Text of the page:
Nine McKinsey colleagues spoke at this year’s South by Southwest (SXSW), the annual tech, media, and culture showcase in Austin, Texas. “It was a terrific opportunity to welcome clients, alumni, and guests to our new office in the heart of Austin, home to nearly 200 colleagues,” says Steven Smith, a member of the Austin leadership team. Read on for highlights from their talks, which touched on sustainability, inclusion, and much more.
A hunger for alternative proteins
Jordan Bar Am, a one-time schoolteacher in Morocco and fair-trade banana importer, now leads our work in alternative proteins. He took part in a SXSW panel with food-industry leaders who shared some of their newest innovations, such as Air Protein’s fermentation process, which creates meat out of air, water, and energy. Think: no agriculture or supply chain. And Believer Meats, which is building the first full-scale facility for producing cultivated lamb meat—without a single animal in sight.
Alternative proteins are a fast-growing food category and a way to ease stress and volatility in food supply due to climate change.
“I believe we are going to see more foods that are hybrids of these different technologies, rather than relying on a particular one,” says Jordan. Developing such complex products will require building stronger ecosystems, which is something McKinsey is uniquely suited to help do. “We work with many different potential partners,” he explains. “Investors seeking to deploy capital behind sustainable technologies; consumer companies, retailers and restaurants looking for ways to decarbonize; biochemical companies who have a unique innovation to contribute.”
But food isn’t like other commodities; it has deep cultural and emotional aspects, and has to taste, smell, feel, and look good. All panelists agreed they had very demanding test markets to satisfy— starting with their households.
Developing a trans-inclusive workplace
“It’s a pretty lonely experience,” says Dani D’Amico, a McKinsey partner describing life as a transgender individual in the workplace. “The reaction I get on a daily basis is ‘I’ve never met a transgender person before.’”
Dani, along with Sarah Greenberg, an associate partner, led an SXSW session on building trans-inclusive workplaces. Together, they answered questions from the group around some of the first, concrete steps organizations can take in order to get there.
Efforts at McKinsey include initiatives such as pronouns campaigns and the use of preferred name versus a legal name in internal systems. “This affects every system that a person interacts with,” points out Sarah. “Our email, performance management system, badges in buildings. It’s a small thing that can really make a difference in the feeling of safety and belonging.”
Formula 1 and the acceleration of mobility
This November, Las Vegas hosts its first F1 Grand Prix in almost 40 years, with a brand-new circuit running around its famed strip. The city is expecting to welcome 300,000 fans and generate $1 billion in revenue from the event.
In one panel, F1 leaders and McKinsey’s Philipp Kampshoff, a senior partner and co-founder of our Center for Future Mobility, and Abby Rakshit, mobility expert and co-host of the Racing Forces podcast, talked about how this premier sport is shaping the mobility industry in general.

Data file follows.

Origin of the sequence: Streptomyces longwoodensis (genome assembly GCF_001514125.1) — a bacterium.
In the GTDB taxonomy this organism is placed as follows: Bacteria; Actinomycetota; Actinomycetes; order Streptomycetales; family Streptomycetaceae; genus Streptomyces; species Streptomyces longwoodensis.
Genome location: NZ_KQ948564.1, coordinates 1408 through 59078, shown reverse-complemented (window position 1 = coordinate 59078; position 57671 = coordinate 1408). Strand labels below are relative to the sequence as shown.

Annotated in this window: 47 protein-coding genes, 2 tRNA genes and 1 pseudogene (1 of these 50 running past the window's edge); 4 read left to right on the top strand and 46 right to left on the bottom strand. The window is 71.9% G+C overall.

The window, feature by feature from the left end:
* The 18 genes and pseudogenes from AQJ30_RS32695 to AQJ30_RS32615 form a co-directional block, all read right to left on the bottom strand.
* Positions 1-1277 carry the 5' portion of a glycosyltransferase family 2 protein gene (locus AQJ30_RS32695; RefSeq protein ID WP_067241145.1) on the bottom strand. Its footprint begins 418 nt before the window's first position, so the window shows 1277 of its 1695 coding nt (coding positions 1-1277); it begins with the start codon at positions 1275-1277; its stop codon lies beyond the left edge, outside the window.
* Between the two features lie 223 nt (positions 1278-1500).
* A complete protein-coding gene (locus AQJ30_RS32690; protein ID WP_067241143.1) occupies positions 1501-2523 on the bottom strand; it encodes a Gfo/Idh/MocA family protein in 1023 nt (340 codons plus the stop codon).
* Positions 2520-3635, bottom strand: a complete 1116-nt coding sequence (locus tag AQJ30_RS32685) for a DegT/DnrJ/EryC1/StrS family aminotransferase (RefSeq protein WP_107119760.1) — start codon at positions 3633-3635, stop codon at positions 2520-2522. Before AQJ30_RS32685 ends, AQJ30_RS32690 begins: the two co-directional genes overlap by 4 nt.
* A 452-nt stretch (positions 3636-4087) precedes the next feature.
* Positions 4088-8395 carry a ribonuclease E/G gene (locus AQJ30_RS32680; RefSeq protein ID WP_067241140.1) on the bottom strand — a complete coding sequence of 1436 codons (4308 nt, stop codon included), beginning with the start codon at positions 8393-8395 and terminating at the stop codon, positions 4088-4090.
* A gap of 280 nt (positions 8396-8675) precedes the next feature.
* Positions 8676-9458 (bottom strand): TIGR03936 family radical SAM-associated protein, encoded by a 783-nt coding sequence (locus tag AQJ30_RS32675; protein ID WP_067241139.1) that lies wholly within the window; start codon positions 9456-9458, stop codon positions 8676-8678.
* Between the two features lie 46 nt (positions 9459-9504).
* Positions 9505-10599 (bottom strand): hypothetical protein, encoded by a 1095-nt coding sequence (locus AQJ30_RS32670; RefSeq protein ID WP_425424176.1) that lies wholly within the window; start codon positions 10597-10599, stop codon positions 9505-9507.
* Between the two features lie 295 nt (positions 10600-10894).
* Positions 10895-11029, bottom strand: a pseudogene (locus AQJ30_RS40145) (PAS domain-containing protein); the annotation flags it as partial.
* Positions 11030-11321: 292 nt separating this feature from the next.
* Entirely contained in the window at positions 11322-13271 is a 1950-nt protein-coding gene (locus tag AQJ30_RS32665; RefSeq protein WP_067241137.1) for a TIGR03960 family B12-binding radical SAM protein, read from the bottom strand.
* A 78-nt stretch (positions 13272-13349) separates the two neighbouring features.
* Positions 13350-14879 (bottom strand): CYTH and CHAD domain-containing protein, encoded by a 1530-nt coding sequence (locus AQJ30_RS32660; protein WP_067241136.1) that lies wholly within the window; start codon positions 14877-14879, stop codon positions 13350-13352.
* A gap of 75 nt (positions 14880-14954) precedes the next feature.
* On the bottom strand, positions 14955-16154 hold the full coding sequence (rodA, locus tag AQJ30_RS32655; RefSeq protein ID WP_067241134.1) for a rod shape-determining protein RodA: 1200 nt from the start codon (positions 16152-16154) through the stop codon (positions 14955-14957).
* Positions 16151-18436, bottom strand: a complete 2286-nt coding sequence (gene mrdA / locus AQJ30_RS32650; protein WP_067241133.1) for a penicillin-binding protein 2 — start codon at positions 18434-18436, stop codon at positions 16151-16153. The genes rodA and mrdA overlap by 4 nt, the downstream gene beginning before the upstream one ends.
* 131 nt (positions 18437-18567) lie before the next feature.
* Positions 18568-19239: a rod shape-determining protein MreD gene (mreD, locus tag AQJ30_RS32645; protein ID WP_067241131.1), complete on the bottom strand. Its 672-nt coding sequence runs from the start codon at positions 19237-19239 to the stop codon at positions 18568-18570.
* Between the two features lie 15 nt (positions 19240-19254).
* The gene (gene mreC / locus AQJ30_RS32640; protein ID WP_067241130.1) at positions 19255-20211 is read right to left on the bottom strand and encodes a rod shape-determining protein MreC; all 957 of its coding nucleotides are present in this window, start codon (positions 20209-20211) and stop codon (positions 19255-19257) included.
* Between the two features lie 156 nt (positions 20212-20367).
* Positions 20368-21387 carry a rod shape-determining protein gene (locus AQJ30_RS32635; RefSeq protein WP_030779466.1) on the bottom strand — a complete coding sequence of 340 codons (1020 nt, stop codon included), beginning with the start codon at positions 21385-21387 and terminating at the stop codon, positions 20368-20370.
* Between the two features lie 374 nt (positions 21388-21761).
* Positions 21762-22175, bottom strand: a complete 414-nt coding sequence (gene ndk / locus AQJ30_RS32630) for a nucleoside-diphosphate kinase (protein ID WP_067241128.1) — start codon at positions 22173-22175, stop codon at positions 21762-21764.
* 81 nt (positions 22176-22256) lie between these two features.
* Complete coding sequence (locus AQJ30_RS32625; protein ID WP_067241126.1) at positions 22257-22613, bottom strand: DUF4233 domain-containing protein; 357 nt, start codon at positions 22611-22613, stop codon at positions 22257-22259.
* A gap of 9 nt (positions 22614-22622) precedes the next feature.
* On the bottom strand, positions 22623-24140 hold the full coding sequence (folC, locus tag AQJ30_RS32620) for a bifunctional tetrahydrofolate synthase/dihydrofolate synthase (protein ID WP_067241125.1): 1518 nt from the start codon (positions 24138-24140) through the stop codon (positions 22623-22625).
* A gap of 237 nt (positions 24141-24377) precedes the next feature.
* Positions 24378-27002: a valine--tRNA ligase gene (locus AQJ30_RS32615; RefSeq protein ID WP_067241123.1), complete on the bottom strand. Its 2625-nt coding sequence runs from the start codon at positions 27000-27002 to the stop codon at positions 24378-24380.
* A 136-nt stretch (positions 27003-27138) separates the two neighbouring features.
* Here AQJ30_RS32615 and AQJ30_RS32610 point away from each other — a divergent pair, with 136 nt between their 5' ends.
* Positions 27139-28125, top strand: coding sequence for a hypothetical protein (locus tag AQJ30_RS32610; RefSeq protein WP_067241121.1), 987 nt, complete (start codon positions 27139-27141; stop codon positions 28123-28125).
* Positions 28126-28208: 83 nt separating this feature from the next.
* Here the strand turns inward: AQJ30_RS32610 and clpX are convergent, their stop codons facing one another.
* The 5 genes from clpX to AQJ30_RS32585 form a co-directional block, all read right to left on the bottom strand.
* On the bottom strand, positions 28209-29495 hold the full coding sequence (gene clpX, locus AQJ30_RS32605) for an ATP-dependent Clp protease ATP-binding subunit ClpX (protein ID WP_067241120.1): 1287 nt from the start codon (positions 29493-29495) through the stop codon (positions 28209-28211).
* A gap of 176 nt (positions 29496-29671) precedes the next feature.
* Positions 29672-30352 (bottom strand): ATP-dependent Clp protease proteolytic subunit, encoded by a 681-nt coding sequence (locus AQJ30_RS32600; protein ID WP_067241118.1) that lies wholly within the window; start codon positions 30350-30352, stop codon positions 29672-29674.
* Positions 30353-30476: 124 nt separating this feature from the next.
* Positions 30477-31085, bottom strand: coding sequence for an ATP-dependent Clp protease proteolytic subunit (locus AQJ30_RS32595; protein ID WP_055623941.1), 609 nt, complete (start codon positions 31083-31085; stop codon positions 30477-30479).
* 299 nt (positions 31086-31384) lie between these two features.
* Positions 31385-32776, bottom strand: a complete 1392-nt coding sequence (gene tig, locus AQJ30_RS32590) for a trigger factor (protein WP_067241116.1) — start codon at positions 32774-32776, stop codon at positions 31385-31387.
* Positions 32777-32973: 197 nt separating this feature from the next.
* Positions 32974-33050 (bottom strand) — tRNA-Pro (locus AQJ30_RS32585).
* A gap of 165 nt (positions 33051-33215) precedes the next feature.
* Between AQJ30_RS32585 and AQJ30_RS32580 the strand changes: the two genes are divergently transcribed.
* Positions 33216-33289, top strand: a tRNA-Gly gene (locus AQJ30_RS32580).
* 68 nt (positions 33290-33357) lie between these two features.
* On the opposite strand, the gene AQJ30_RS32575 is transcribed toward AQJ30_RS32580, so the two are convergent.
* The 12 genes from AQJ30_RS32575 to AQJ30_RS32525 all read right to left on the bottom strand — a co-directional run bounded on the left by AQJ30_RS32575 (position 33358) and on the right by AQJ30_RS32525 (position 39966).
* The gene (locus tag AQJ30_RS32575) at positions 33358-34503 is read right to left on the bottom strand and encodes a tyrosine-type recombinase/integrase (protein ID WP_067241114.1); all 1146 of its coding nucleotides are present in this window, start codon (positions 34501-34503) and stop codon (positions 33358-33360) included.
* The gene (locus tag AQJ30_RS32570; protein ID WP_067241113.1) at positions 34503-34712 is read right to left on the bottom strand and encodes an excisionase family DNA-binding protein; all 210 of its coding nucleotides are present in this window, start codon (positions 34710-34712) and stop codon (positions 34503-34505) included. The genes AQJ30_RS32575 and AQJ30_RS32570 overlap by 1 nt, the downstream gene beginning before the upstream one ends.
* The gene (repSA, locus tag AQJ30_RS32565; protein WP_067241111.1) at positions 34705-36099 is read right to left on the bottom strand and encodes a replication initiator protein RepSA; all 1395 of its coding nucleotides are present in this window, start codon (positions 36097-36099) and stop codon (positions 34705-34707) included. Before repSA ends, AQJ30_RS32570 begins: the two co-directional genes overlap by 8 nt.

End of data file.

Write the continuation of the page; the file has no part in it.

“Technologies such as KERS, or kinetic energy recovery system, which recoups energy while braking a car, started in racing and is now standard in hybrid and electric cars,” explained Philipp.
F1 teams are using AI and machine learning for process innovation. From race to race, engineers tweak a digital-twin version of a car to improve say, aerodynamics, and then manufacture the corresponding improvement in carbon fiber components to install in the physical car for the next race. Every time there’s a new race they drive a new version of the car, never the same car twice. Such process innovation is becoming common in manufacturing.
The panel also discussed how F1’s “development lab on wheels” could help accelerate the research and adoption of sustainable fuels for internal combustion engines and create a more holistic vehicle technology mix for a net-zero future.
Putting the chill on burnout
About one third of employees say they are experiencing burnout as they adjust to hybrid work and new requirements for being back in the office. “We are also seeing compassion fatigue—people exhausted from the stress of intensive management during a two-year crisis,” points out Monne Williams, a McKinsey partner.
“The role of the manager is really important in helping individuals manage their burnout,” says Diana Ellsworth, also a partner. “A big part of that is pragmatic—helping them figure out and make good decisions about their workload. Rarely are there situations when you can’t prioritize, sequence, and/or determine what has to be done to the 100 percent mark, versus 80 percent. And it’s about helping people think through what exactly does ‘good’ look like?”
It’s also about how you handle tough conversations, specifically in addressing toxic behavior, which is reported by half of employees as a key contributor to burnout.
Diana advises focusing on the impact of the behavior in a factual, unemotional way: “This means clearly stating what the behavior resulted in: hurt feelings, inhibiting brainstorming, shutting down conversations—and how this leads to the team being less collegial, productive, inclusive; consequences that presumably the person doesn’t actually intend through their behavior.”
And research shows that empathy—simply checking in and making it clear that you care about the well-being of your employees—matters a lot, in and of itself.